This is the one hundred and thirty-eighth installment in The Sounds of Fundamentalism series. This is a series that I would like readers to help me with. If you know of a video clip that shows the crazy, cantankerous, or contradictory side of Evangelical Christianity, please send me an email with the name or link to the video. Please do not leave suggestions in the comment section. Let’s have some fun!
Today’s Sound of Fundamentalism is a video clip of Pentecostal A.A. Allen healing a man of cancer.
Hello to all and much love. My name is Melvin Heiniger and I am the pastor at Green Chapel Redeemed Church. Thank you so much for taking 5 minutes to visit our website. I truly believe that every individual must evaluate their life. and make one very important decision . What will happen to me when I pass from this life? Will I go to a place called Heaven, or wind up in a place called hell where there awaits only suffering and pain. Some may say that if we do good things, we will go to heaven. According to the Bible, That is not so.
Romans 3:23 states, “For all have sinned and come short of the glory of God.”
1 John 1:8-9 says, “if we say we have no sin, we deceive ourselves, and the truth is not in us. If we confess our sins, he is faithful and just to forgive us our sins, and cleanse us from all unrighteousness.” I guess now we know that we all make mistakes.
Now for the Great news! John 3:16 says, “For God so loved the world that he gave his only begotten son, that whosoever believeth in him, should not perish but have everlasting life.” Wow… isn’t it nice to know we don’t have to worry anymore! Romans 10:13 says “for whosoever shall call upon the name of the lord, shall be saved.” That “Whosoever” means YOU!!
I must ask, do you know Jesus as your Lord and savior? If not, do you want to? Is something inside of you saying “this feels right?” I hope you will say this little prayer with me and accept Jesus!
Just say, Jesus, I repent of my sins and make you my lord. I believe you came and died for me. Then arose that I could make Heaven my home. Help me be what you have called me to be!!! Congratulations. You are now a Christian!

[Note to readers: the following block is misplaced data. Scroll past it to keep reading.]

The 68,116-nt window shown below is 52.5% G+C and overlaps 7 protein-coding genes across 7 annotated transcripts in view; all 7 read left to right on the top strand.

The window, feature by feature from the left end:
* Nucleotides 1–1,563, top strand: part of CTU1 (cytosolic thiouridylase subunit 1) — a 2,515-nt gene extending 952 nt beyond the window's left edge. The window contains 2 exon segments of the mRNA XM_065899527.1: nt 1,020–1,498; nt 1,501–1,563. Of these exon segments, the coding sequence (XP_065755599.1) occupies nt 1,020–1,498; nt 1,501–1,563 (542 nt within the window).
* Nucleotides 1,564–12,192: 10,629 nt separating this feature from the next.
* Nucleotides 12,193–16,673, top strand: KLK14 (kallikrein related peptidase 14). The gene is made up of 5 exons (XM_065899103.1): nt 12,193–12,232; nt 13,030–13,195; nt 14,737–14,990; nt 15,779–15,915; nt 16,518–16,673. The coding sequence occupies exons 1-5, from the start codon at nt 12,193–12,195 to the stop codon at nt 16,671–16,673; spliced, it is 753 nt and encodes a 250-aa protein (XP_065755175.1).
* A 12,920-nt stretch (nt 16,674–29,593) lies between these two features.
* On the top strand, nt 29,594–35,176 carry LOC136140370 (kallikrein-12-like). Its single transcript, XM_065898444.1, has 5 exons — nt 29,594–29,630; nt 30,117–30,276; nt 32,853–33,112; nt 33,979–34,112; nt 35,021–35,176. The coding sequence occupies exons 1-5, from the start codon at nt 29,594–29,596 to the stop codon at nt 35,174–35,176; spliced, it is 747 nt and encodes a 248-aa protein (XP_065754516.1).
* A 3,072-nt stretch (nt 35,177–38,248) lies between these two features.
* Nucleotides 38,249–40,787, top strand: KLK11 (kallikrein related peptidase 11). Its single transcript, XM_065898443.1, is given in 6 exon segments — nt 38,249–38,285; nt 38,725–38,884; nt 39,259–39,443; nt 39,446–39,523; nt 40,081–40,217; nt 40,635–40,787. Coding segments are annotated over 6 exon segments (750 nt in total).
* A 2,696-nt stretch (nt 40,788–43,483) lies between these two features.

Welcome to the family of God! Please feel free to call and share your life changing experience with me! God bless and keep you!
Good news! I prayed the prayer and I am now a — drum roll, please — Christian!
Lakeview United Methodist Church, somewhere on a back road in Northeast Indiana, Michael Lamarr, pastor.
The church does not have a website. I have awarded Lakeview the Crooked Lettering of the Year Award, given to the church that can’t be bothered to cash in a certificate of deposit to pay for a professionally lettered sign.
Lick Creek Church of the Brethren, Bryan, Ohio, Dr. Nancy Berkheiser, interim pastor. Organized in 1853 — the first church organization in Williams County — Lick Creek is known for “steak suppers, homemade ice cream and made from scratch apple dumplings.”
According to the church’s website, Lick Creek “follows the teaching of Jesus.” The church’s mission is to “provide spiritual direction, unity and purpose to all people by continuing the work of Jesus Christ peacefully, simply, together.”
If I were asked to give advice to this church, I would tell them…immediately, without delay, gather up the book the stupid sign message came from and burn it. Baseball bears no resemblance to Lent and Easter. In the future, THINK before putting a lame message on the sign. Hint: 99.99 percent of church sign messages are lame. Don’t make it easy for unbelievers to make fun of your sign. Will the Lick Creek church listen? Of course not. Putting stupid ass messages and clichés on church signs is the in thing to do.